The PREPARE statement is a useful and widely used statement in SQL. The way it works is it essentially creates a template of the query you would like to run. Instead of the actual values being passed in, placeholders are passed in (similar to parameters). Here’s an example

PREPARE insert_new_emp(text, bool) 
AS INSERT INTO EMPLOYEES (username,admin) values($1, $2);

We have now prepared a statement (aliased by insert_new_emp) to insert a new user into the table EMPLOYEES. This does not actually insert any values into the EMPLOYEES table.

We can now execute the statement like this

EXECUTE insert_new_emp('foo', false);

This has now created a new user in the EMPLOYEES table with the username as ‘foo’ and the admin value as false. So EXECUTE will execute the prepared statement and the values are now inserted into the database.

Prepared statements have some advantages over just running a straight insert command like this

INSERT INTO EMPLOYEES (username,admin) values('foo', false);

Here are a couple of advantages:

Query Optimization

By using PREPARE the query is only compiled once. The query is actually sent to the SQL server when PREPARE is used, but the data will be sent during EXECUTE. This can be helpful if you are running a similar query (with different data values) numerous times because the compilation of the query will only happen once.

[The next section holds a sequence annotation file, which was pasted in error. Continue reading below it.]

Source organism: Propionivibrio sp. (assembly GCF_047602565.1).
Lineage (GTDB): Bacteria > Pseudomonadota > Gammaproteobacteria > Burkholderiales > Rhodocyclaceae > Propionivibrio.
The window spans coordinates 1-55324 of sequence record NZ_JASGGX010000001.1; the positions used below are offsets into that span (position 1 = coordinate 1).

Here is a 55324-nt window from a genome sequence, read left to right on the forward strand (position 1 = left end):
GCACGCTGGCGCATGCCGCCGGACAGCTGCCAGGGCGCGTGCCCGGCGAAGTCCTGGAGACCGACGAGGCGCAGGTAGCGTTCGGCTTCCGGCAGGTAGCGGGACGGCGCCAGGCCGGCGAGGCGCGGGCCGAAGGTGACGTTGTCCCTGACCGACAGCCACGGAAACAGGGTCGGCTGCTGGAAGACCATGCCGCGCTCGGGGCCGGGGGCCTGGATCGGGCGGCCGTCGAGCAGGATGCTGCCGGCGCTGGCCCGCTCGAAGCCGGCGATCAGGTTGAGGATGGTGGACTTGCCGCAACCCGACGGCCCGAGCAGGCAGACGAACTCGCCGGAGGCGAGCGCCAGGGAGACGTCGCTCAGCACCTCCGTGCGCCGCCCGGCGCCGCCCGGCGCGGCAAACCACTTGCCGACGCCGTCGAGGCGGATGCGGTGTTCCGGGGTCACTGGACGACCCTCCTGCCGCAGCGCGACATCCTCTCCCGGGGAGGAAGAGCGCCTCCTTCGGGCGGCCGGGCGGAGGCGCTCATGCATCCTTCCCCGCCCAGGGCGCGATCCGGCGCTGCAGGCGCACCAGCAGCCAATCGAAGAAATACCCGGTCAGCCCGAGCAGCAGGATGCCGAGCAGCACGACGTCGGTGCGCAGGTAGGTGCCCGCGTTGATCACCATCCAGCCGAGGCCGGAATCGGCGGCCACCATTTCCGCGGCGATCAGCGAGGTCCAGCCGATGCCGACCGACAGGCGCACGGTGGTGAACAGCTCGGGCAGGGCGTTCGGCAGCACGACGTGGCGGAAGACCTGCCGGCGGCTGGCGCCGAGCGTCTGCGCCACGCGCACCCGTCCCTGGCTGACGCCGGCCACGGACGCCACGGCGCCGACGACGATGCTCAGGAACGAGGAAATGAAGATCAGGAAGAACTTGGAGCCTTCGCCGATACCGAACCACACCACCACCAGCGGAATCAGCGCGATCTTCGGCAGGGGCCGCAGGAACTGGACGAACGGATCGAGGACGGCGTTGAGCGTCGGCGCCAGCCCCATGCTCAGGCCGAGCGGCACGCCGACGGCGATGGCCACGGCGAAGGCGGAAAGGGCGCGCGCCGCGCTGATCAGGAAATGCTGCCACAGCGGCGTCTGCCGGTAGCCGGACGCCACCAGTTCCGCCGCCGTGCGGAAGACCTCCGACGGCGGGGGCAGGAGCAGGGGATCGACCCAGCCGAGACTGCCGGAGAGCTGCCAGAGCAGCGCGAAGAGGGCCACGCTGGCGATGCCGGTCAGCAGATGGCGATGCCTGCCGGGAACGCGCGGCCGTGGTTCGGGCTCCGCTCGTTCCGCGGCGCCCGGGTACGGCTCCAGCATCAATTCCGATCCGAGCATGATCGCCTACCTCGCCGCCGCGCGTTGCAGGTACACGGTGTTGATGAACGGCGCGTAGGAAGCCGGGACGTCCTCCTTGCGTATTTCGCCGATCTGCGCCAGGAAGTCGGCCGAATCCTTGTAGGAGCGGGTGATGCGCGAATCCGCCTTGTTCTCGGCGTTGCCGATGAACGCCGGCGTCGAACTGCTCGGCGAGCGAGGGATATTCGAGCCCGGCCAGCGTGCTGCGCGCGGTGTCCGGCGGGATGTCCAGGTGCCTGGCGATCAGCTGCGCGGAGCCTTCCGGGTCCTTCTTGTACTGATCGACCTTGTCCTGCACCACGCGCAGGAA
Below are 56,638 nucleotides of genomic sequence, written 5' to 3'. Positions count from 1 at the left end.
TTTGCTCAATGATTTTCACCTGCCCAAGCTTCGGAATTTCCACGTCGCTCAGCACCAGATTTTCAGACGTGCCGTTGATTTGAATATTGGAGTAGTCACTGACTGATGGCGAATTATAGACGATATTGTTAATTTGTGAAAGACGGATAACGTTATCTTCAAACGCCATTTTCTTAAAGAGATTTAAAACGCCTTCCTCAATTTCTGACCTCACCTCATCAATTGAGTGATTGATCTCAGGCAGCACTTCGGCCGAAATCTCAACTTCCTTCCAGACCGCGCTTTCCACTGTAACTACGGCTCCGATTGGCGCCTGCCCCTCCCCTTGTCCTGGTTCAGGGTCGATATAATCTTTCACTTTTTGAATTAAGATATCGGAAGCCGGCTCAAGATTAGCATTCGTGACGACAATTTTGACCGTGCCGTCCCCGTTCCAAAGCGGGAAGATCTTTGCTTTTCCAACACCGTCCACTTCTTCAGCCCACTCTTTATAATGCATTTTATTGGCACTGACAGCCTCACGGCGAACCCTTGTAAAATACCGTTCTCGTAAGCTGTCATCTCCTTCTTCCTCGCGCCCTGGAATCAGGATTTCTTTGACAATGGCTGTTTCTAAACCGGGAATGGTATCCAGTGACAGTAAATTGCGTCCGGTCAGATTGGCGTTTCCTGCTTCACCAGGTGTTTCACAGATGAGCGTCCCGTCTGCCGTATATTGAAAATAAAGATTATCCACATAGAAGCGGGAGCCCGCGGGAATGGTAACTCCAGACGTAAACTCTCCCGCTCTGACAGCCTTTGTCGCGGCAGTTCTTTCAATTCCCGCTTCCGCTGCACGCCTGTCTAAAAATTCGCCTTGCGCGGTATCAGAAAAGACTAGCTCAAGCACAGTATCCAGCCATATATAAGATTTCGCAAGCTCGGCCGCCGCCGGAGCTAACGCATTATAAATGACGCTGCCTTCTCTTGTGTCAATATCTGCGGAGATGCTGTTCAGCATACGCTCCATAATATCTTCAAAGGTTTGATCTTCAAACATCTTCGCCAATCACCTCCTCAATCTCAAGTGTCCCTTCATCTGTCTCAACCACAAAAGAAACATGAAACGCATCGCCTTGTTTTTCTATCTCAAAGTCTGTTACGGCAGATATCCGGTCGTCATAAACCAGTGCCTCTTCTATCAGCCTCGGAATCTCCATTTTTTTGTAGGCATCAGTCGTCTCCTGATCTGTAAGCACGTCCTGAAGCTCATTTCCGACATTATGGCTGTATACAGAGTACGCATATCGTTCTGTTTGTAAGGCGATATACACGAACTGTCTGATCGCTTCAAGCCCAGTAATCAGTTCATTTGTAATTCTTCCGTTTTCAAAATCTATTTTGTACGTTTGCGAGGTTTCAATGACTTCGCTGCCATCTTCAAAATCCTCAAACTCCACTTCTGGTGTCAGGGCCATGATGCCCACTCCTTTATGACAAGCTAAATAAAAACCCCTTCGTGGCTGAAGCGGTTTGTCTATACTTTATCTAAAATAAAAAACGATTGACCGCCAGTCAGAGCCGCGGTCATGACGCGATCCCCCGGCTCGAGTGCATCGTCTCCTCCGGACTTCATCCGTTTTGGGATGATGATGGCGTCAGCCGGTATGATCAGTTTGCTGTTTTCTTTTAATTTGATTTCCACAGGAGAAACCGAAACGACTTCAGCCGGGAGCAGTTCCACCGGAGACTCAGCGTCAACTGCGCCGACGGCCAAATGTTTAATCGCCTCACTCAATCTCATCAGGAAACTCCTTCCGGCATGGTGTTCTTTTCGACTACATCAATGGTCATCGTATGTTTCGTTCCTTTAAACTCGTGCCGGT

Mitigates against SQL injection

SQL injection is when malicious SQL statements are run through your application. For example, lets say you have a web application that has a textbox input that asks the employee to enter their username. A SQL query is then run, based on what the user entered, to make sure the user exists. Lets say they enter “foo” into the textbox. The application would then run this query to make sure “foo” exists

SELECT * FROM EMPLOYEES WHERE username=#{value_from_username_textbox};

This query would not produce any harmful results, but SQL allows statements to be chained together. Like this

WHERE username=#{value_from_username_textbox}; DROP TABLE EMPLOYEES;

In the textbox field a user may be able to enter “foo; DROP TABLE EMPLOYEES;” if there is no validation. These SQL commands would first find where the username is equal to the value from the textbox field and then drop the entire table EMPLOYEES.

If the developer uses a prepare statement the and the user enters “foo; DROP TABLE EMPLOYEES;”. It would never be run. This is because the PREPARE will first send the query to the SQL server then EXECUTE will pass the query the data. So the query and the data are separate.